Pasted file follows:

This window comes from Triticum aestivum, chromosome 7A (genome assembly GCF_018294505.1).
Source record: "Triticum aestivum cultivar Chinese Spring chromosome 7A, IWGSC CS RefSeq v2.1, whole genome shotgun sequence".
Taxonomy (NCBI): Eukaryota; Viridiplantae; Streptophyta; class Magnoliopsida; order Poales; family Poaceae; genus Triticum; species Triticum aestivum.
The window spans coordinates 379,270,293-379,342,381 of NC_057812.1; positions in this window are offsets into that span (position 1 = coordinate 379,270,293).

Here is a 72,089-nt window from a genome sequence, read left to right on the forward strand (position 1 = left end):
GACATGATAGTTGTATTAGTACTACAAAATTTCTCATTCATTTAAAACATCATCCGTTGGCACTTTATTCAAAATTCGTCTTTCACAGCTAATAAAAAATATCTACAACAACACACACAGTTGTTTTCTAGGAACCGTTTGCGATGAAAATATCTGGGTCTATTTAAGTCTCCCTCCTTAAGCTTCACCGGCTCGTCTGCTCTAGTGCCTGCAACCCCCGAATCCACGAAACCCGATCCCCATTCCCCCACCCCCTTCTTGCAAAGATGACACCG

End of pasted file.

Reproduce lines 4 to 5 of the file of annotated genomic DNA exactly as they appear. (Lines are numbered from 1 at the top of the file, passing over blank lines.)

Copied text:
The window spans coordinates 379,270,293-379,342,381 of NC_057812.1; positions in this window are offsets into that span (position 1 = coordinate 379,270,293).

Here is a 72,089-nt window from a genome sequence, read left to right on the forward strand (position 1 = left end):